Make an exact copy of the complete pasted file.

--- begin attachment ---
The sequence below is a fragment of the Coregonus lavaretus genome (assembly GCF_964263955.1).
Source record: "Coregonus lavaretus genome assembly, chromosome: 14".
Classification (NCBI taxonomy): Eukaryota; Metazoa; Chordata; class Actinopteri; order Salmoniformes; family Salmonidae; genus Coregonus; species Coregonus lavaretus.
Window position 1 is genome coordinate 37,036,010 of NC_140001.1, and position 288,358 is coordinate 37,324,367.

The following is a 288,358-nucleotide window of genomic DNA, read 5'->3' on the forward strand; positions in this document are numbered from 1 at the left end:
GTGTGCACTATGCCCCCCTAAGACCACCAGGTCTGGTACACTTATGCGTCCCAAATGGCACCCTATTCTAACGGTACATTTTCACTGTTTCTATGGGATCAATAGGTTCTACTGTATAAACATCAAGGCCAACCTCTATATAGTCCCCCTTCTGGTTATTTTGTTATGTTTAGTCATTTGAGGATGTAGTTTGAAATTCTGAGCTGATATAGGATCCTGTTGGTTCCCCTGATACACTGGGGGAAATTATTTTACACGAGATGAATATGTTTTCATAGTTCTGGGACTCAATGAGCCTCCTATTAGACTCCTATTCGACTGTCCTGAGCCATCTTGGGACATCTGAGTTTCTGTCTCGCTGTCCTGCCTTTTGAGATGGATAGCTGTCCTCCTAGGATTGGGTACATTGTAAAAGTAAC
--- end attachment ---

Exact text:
The sequence below is a fragment of the Coregonus lavaretus genome (assembly GCF_964263955.1).
Source record: "Coregonus lavaretus genome assembly, chromosome: 14".
Classification (NCBI taxonomy): Eukaryota; Metazoa; Chordata; class Actinopteri; order Salmoniformes; family Salmonidae; genus Coregonus; species Coregonus lavaretus.
Window position 1 is genome coordinate 37,036,010 of NC_140001.1, and position 288,358 is coordinate 37,324,367.

The following is a 288,358-nucleotide window of genomic DNA, read 5'->3' on the forward strand; positions in this document are numbered from 1 at the left end:
GTGTGCACTATGCCCCCCTAAGACCACCAGGTCTGGTACACTTATGCGTCCCAAATGGCACCCTATTCTAACGGTACATTTTCACTGTTTCTATGGGATCAATAGGTTCTACTGTATAAACATCAAGGCCAACCTCTATATAGTCCCCCTTCTGGTTATTTTGTTATGTTTAGTCATTTGAGGATGTAGTTTGAAATTCTGAGCTGATATAGGATCCTGTTGGTTCCCCTGATACACTGGGGGAAATTATTTTACACGAGATGAATATGTTTTCATAGTTCTGGGACTCAATGAGCCTCCTATTAGACTCCTATTCGACTGTCCTGAGCCATCTTGGGACATCTGAGTTTCTGTCTCGCTGTCCTGCCTTTTGAGATGGATAGCTGTCCTCCTAGGATTGGGTACATTGTAAAAGTAAC